One of the mysteries of the English language finally explained.
Strengthening tissue in a plant, formed from cells with thickened, typically lignified, walls.
- ‘The exodermis and underlying layer of heavily lignified sclerenchyma of Oryza sativa is a constitutive feature.’
- ‘It had larger cells and more sclerenchyma and collenchyma (supporting tissue) in between the vascular bundle and epidermal cells.’
- ‘Many of the genera in this large clade contain stone cells, accretions of sclerenchyma that occur in the fleshy part of the berry.’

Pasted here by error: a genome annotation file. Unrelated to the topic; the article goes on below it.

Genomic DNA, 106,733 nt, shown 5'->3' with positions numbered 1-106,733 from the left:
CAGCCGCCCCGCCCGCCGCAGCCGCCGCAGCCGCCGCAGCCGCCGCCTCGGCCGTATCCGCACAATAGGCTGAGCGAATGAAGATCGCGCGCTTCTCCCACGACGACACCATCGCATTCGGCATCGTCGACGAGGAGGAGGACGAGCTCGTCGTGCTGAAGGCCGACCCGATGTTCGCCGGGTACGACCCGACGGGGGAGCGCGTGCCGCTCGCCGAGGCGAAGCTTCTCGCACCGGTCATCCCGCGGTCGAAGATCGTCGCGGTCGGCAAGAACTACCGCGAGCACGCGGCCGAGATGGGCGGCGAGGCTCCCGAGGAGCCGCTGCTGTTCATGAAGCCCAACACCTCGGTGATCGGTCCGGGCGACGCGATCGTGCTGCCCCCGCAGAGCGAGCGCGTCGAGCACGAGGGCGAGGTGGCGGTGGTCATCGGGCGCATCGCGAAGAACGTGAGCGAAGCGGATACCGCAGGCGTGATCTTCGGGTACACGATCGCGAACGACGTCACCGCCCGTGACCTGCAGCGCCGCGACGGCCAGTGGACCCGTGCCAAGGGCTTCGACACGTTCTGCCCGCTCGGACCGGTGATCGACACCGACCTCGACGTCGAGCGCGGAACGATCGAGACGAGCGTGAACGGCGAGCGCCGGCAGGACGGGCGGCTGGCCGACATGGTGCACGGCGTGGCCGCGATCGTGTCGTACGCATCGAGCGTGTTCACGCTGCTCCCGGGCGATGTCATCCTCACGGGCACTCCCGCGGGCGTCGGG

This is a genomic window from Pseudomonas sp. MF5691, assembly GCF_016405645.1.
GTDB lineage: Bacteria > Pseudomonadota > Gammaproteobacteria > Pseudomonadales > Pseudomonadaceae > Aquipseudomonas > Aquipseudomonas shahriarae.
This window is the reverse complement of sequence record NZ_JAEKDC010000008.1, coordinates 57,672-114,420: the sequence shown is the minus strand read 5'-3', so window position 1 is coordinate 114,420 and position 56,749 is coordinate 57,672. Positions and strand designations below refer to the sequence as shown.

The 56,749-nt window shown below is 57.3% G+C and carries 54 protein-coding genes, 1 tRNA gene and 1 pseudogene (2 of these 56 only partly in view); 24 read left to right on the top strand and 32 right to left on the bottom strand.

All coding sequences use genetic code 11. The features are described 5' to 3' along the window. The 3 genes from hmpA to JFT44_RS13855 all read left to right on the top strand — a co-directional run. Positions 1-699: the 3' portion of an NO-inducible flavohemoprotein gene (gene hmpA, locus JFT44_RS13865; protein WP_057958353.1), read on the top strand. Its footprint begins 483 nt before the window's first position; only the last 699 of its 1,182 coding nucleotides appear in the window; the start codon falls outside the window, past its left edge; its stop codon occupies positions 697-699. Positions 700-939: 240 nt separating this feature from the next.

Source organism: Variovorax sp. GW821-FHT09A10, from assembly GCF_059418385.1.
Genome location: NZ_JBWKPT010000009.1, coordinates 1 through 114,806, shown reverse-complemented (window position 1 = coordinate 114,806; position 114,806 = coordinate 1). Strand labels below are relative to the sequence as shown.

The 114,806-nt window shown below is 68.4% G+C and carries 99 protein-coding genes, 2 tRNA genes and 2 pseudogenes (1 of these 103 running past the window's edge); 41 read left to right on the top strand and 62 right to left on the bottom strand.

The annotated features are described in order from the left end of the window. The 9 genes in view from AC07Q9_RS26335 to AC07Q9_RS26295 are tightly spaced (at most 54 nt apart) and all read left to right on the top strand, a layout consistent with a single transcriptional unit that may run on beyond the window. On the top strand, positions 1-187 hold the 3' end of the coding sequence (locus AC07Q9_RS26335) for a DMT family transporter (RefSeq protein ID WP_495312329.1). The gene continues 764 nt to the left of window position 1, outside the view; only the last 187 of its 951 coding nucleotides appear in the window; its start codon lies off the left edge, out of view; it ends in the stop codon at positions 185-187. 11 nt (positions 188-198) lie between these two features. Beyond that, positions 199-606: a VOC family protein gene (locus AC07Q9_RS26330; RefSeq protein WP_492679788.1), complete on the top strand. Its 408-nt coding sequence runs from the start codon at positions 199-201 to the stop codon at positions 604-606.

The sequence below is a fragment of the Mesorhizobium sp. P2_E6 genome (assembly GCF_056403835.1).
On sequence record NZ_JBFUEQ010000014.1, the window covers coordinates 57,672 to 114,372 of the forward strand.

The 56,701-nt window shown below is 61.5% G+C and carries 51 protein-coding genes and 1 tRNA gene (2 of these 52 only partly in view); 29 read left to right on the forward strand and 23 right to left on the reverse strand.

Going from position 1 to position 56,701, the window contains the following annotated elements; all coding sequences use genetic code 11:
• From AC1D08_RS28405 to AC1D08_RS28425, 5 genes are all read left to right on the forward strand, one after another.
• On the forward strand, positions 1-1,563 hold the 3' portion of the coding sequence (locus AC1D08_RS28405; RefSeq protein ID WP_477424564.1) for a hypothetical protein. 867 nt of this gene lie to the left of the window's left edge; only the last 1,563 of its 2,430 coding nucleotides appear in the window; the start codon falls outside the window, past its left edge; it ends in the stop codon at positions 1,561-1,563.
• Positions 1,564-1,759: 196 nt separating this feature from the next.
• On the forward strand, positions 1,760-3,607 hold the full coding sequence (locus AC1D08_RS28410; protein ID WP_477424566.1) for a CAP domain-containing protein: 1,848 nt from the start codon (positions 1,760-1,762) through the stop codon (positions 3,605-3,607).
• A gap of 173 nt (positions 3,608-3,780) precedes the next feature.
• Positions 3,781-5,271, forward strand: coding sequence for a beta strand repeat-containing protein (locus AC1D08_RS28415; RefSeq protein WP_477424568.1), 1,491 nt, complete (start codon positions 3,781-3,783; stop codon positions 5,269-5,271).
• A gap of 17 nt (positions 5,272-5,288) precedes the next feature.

- ‘In addition, vascular sclerenchyma associated with leaf traces retained fluorescein even after prolonged rinsing.’
- ‘In Cayenne, development of a solid, lignified disk of sclerenchyma across the receptacle was positively associated with ease of separation in a comparison of an easy pick and a hard pick genotypes.’
Mid 19th century: modern Latin, from Greek sklēros ‘hard’ + enkhuma ‘infusion’, on the pattern of parenchyma.
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